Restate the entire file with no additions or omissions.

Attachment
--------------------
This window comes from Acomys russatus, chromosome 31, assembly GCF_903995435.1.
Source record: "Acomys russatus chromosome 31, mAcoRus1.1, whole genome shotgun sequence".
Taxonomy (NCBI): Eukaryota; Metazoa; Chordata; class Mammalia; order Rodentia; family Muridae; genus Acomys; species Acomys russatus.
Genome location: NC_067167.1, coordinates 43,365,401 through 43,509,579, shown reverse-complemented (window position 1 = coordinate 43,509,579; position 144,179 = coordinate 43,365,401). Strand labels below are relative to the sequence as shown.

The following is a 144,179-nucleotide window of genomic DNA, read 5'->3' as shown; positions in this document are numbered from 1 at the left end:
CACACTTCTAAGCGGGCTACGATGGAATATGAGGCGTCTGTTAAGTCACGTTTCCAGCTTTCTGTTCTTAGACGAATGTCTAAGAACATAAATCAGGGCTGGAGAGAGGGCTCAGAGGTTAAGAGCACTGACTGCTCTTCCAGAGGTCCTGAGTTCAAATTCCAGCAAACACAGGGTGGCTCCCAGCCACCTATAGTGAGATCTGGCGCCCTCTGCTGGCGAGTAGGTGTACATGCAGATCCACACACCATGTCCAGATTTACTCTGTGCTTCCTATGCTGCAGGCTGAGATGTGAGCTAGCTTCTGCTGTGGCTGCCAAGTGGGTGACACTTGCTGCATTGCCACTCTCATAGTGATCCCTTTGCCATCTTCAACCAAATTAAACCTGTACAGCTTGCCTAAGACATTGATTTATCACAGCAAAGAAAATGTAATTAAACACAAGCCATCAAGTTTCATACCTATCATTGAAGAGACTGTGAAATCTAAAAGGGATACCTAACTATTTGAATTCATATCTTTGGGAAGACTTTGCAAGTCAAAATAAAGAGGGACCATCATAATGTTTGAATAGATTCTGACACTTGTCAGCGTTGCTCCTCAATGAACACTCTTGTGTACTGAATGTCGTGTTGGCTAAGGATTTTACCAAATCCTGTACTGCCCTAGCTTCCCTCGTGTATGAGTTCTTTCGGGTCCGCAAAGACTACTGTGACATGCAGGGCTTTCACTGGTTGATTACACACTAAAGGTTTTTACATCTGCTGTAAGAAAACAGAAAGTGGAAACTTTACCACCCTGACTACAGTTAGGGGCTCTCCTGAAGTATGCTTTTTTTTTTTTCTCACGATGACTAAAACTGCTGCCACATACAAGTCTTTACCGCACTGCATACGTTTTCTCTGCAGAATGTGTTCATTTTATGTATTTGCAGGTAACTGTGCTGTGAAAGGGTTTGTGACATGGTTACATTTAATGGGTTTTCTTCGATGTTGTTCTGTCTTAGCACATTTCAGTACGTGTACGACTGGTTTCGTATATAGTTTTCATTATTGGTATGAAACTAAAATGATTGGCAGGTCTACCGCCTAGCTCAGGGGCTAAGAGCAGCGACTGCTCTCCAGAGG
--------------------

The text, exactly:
This window comes from Acomys russatus, chromosome 31, assembly GCF_903995435.1.
Source record: "Acomys russatus chromosome 31, mAcoRus1.1, whole genome shotgun sequence".
Taxonomy (NCBI): Eukaryota; Metazoa; Chordata; class Mammalia; order Rodentia; family Muridae; genus Acomys; species Acomys russatus.
Genome location: NC_067167.1, coordinates 43,365,401 through 43,509,579, shown reverse-complemented (window position 1 = coordinate 43,509,579; position 144,179 = coordinate 43,365,401). Strand labels below are relative to the sequence as shown.

The following is a 144,179-nucleotide window of genomic DNA, read 5'->3' as shown; positions in this document are numbered from 1 at the left end:
CACACTTCTAAGCGGGCTACGATGGAATATGAGGCGTCTGTTAAGTCACGTTTCCAGCTTTCTGTTCTTAGACGAATGTCTAAGAACATAAATCAGGGCTGGAGAGAGGGCTCAGAGGTTAAGAGCACTGACTGCTCTTCCAGAGGTCCTGAGTTCAAATTCCAGCAAACACAGGGTGGCTCCCAGCCACCTATAGTGAGATCTGGCGCCCTCTGCTGGCGAGTAGGTGTACATGCAGATCCACACACCATGTCCAGATTTACTCTGTGCTTCCTATGCTGCAGGCTGAGATGTGAGCTAGCTTCTGCTGTGGCTGCCAAGTGGGTGACACTTGCTGCATTGCCACTCTCATAGTGATCCCTTTGCCATCTTCAACCAAATTAAACCTGTACAGCTTGCCTAAGACATTGATTTATCACAGCAAAGAAAATGTAATTAAACACAAGCCATCAAGTTTCATACCTATCATTGAAGAGACTGTGAAATCTAAAAGGGATACCTAACTATTTGAATTCATATCTTTGGGAAGACTTTGCAAGTCAAAATAAAGAGGGACCATCATAATGTTTGAATAGATTCTGACACTTGTCAGCGTTGCTCCTCAATGAACACTCTTGTGTACTGAATGTCGTGTTGGCTAAGGATTTTACCAAATCCTGTACTGCCCTAGCTTCCCTCGTGTATGAGTTCTTTCGGGTCCGCAAAGACTACTGTGACATGCAGGGCTTTCACTGGTTGATTACACACTAAAGGTTTTTACATCTGCTGTAAGAAAACAGAAAGTGGAAACTTTACCACCCTGACTACAGTTAGGGGCTCTCCTGAAGTATGCTTTTTTTTTTTTCTCACGATGACTAAAACTGCTGCCACATACAAGTCTTTACCGCACTGCATACGTTTTCTCTGCAGAATGTGTTCATTTTATGTATTTGCAGGTAACTGTGCTGTGAAAGGGTTTGTGACATGGTTACATTTAATGGGTTTTCTTCGATGTTGTTCTGTCTTAGCACATTTCAGTACGTGTACGACTGGTTTCGTATATAGTTTTCATTATTGGTATGAAACTAAAATGATTGGCAGGTCTACCGCCTAGCTCAGGGGCTAAGAGCAGCGACTGCTCTCCAGAGG